• Act 2.3–3.1 (369–465): tr7 (93 lines)
Menaechmus II is confused. He is surprised that Erotium knows his home city and father's name, but he denies knowing a Peniculus, or having brought a cloak, or having been in Epidamnus before. Nonetheless he decides to go in, against Messenio's advice that this is a trick. He hands over his money to Messenio for safekeeping and tells him to come back for him later. He goes inside with Erotium. Messenio and the porters depart.
– Peniculus returns, having lost track of Menaechmus I in the forum. He is dismayed to see Menaechmus II exiting Erotium's house, wearing the garland customarily put on at a banquet.

Menaechmus II steals the cloak[edit]

  • Act 3.2–4.1 (466–570): ia6 (102 lines)
Menaechmus II comes out with the cloak, which Erotium has lent him so that he can have it altered; when the door is shut, he congratulates himself on his good fortune and declares that he intends to keep it. Peniculus accosts him. When Menaechmus II denies knowing him, an altercation ensues and Menaechmus insults Peniculus. Peniculus says he will pay Menaechmus back for tricking him out of the meal.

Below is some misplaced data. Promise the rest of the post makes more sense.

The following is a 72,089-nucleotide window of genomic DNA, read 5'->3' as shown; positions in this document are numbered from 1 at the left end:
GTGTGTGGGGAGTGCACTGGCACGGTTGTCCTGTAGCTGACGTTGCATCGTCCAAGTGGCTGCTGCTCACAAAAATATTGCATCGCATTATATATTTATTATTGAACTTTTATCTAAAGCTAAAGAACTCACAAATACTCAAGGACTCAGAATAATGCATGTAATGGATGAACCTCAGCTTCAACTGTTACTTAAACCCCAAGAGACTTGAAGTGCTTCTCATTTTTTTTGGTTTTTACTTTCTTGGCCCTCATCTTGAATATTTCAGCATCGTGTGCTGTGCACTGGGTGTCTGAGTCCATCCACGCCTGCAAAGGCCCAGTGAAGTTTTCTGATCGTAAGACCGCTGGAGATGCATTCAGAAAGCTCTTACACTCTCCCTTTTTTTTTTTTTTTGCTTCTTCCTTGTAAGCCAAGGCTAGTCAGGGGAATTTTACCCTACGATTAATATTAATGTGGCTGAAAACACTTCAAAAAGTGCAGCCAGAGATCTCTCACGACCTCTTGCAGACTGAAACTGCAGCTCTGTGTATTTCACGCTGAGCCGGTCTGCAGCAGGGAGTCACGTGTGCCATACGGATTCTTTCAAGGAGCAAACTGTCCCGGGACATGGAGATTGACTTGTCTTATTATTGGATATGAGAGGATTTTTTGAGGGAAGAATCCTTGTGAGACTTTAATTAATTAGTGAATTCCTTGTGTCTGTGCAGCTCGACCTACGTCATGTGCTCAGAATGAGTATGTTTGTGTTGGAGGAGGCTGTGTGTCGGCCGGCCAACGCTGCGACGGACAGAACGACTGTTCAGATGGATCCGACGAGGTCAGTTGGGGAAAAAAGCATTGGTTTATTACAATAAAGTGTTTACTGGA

– A maid comes out and hands Menaechmus II a bracelet, saying that Erotium is asking him to have some gold added to it. Before going in, she cheekily requests him to buy her some gold earrings too. Menaechmus II goes off to find Messenio, throwing down his garland on the opposite side to confuse any pursuers.
– Peniculus and Menaechmus I's wife emerge from his house: Peniculus has told her about the cloak. He sees the garland on the ground. Just then Menaechmus I arrives.
  • Act 4.2 (571–603): song: bacchiac, anapaestic, trochaic, iambic
Menaechmus I now enters from the forum side of the stage. He sings how he has been very annoyingly delayed by a court case in which he was obliged to represent an obviously guilty client. In a series of eleven rhyming iambic quaternarii he recounts his misfortunes. His wife and Peniculus overhear him and comment (an7).
  • Act 4.2 (cont.)–4.3 (604–700): tr7 (97 lines)
Realising he is too late for Erotium, Menaechmus I makes as if to enter his own house, but is stopped by his wife and Peniculus. There is a quarrel. The wife accuses him of stealing her cloak. He says he didn't steal, only borrowed it. She tells him he may not come in until he brings it back. She goes inside without giving Peniculus any reward. Peniculus goes to the forum in annoyance.
– Menaechmus I now knocks on Erotium's door. She is at first welcoming, but when he asks for the cloak back and denies having taken the bracelet she grows angry and refuses to admit him. She goes inside, and Menaechmus I goes off to consult his friends.

Menaechmus II is judged mad[edit]

  • Act 5.1 (701–752): ia6 (52 lines)